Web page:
Personal Conclusions: Shooting accuracy, from a quality rifle that’s dialed in properly (which both of mine are/were), is inherently a shooter item, the holistic side, rather than the empirical mechanical side of the equation. If there is any effect from the recoil event on that bullet exiting the barrel, it is so negligible as to be a non-factor, IMO. On the other end of the equation, the holistic human factors, adjustments, and psychological influence on accuracy is where issues truly arise. I’m not recoil sensitive, but I’ve got a torn up shooting shoulder and the 9.3 was making me psychologically adjust my normal shooting setup in anticipation of the recoil, and it only took one shot to do that, while the soft shooting Helix didn’t. Once I was aware of what was transpiring with the 9.3, I was able to overcome it with a bit of practice and don’t have the issue any longer. That Mauser has become one of my favorite rifles. When someone says, “it’s all in your head”, that often times is exactly correct. My experience with the 9.3, the example of my friend and his 30-06, and any number of other times I’ve observed what I call “recoil flinch” in people, tells me that it’s the shooter 99.x% of the time, not the rifle.
     
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  15. Red Leg

    Red Leg AH ENABLER LIFETIME BRONZE BENEFACTOR AH Legend

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    :S Agree:
     
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  16. One Day...

    One Day... GOLD SUPPORTER AH Elite

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    upload_2020-5-24_14-29-1.png

    I see your point, Ray B. If the rifle is made purposefully to recoil sideways, this will prove one of the two theories: POI is affected, or POI is not affected, i.e. the barrel is pointing sideways before the bullet leaves it, or the bullet leaves before the barrel points sideways.
    This is the only explanation that I can come with to the very real concept of "barrel timing" for double rifles regulation. Nitro Express calibers may be the best example: extremely heavy bullet, extremely large powder charge, extremely large recoil (an 11 lbs .470 N.E. rifle launching a 500 gr bullet at 2150 fps, produces 69.3 ft/lbs of recoil at 20.1 fps - now we are talking 6.5 times the force and 2.3 times the speed of the 6.5 Creedmoor recoil), combined with slow bullet speed, i.e. longer time in the barrel.

    These ought to have an effect, otherwise, as pointed out by Longwalker, all loads would regulate the same, and as pointed above, groups would not open or close on demand by increasing or decreasing the powder charge and/or using powders with faster or slower burn rates, both of which are factually well established and demonstrated facts.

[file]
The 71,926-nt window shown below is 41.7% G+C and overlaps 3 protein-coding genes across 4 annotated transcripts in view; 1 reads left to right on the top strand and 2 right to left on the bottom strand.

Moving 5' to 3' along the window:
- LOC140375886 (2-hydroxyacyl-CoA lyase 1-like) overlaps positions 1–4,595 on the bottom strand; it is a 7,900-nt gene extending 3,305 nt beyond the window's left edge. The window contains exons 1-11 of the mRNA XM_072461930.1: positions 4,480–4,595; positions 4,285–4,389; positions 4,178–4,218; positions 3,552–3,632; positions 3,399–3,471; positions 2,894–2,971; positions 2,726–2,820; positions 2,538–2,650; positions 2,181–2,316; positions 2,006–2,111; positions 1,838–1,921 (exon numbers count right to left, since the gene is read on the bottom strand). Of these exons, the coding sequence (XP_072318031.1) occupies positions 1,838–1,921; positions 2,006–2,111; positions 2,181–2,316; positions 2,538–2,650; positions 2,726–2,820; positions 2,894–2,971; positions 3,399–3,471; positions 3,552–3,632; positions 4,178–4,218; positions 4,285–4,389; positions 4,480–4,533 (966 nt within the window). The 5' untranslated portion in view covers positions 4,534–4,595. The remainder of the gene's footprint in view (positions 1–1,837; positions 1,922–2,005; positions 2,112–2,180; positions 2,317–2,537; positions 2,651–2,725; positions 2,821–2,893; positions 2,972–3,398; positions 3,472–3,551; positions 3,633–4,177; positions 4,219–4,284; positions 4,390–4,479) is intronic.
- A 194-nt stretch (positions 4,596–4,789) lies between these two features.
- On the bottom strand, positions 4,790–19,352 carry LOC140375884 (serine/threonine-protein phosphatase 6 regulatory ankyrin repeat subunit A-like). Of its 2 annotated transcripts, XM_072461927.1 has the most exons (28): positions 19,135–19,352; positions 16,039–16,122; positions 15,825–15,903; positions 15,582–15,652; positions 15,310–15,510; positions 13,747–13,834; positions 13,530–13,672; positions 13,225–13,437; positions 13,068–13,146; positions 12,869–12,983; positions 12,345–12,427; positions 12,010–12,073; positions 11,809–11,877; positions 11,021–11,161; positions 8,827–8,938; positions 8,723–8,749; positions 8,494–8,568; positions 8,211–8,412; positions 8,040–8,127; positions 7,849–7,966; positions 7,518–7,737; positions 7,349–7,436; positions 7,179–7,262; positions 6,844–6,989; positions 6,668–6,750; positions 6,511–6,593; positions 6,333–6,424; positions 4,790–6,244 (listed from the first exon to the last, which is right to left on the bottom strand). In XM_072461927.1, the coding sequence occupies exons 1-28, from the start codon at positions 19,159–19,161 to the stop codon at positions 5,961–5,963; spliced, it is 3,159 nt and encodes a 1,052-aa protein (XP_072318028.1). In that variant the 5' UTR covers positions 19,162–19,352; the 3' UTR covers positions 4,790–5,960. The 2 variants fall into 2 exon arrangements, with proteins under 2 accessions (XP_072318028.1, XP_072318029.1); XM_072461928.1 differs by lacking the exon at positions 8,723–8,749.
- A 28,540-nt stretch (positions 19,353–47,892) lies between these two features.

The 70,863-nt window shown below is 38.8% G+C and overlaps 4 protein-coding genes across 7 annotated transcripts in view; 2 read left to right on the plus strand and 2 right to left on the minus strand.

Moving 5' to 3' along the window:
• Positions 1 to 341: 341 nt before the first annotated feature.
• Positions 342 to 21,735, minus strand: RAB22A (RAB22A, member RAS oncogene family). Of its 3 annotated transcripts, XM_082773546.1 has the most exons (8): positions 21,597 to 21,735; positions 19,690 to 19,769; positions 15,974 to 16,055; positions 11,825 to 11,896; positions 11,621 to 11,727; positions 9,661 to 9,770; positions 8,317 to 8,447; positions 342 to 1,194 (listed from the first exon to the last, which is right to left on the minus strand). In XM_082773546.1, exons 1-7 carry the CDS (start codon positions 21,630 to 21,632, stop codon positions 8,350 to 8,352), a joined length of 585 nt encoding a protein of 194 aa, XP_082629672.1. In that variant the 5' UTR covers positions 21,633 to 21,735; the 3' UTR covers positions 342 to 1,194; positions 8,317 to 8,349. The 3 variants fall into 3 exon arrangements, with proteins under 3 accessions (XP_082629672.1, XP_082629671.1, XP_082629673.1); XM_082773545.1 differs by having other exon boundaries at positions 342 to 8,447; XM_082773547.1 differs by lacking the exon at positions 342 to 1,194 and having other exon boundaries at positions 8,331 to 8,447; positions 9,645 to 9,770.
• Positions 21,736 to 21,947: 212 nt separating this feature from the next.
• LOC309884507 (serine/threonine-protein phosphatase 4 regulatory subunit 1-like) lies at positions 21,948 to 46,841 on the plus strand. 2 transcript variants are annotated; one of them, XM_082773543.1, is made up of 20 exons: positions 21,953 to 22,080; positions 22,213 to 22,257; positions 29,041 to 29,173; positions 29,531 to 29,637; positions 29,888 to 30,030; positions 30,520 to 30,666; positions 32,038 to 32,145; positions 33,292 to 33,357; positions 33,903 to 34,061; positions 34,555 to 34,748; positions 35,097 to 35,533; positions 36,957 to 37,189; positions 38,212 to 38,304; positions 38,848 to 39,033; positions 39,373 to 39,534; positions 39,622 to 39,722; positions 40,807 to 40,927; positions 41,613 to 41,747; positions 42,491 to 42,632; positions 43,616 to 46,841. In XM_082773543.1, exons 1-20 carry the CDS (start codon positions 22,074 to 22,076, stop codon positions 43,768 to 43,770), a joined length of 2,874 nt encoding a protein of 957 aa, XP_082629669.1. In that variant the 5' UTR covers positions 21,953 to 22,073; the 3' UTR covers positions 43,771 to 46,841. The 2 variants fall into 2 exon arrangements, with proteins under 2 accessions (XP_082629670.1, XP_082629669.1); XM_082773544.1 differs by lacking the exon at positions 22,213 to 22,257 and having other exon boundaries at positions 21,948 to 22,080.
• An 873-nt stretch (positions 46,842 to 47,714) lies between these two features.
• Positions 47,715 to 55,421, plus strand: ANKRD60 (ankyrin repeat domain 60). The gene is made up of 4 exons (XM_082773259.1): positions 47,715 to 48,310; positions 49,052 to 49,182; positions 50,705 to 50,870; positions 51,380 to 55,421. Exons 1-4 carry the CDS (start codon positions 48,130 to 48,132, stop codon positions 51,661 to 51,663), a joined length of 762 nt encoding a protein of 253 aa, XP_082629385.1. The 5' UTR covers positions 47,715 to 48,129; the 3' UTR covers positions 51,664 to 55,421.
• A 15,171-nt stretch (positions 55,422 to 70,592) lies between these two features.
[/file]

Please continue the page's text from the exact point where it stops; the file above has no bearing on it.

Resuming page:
I personally believe that the answer is "both."

    Actually I think that we agree on this. Where we likely have different conclusions is in the relative importance of each factor. If I had to quantify, I would say that I credit internal ballistics and recoil control technique for 1" to 2" at 100 yards, which is essentially irrelevant in the vast majority of hunting scenarios.
    I wholeheartedly agree that a wandering group, or no group at all, has nothing to do with internal ballistics and recoil control technique. It is 100% creditable to either defective equipment (e.g. loose scope) or, more commonly, defective or breaking down shooting technique.
    Agreed.
    That could be the case :E Rofl: but I do not automatically think so. I tend to think of it as our technique is sufficient to fully control a 6.5 but insufficient to fully control a .338. You will say that this is exactly your point, and I will say that there is likely an objective upper limit to what we can control.

    You and I, Red Leg, provide two great test samples. In this test I shoot an exactly matched (same size, weight, action, trigger, scope, etc.) pair of Mark V Weatherby, one in .340 and one in .257. You shoot actually the same R8 rifle with different barrels (same size, action, trigger, nearly same weight, etc.). Both of us received formal training; we are life long shooters with 45+ years experience; we are conscious of the effect of technique on the outcome; and we are not overly recoil adverse. We "should" be shooting the same groups regardless of caliber. Yet we do not. Are we psychologically THAT fragile?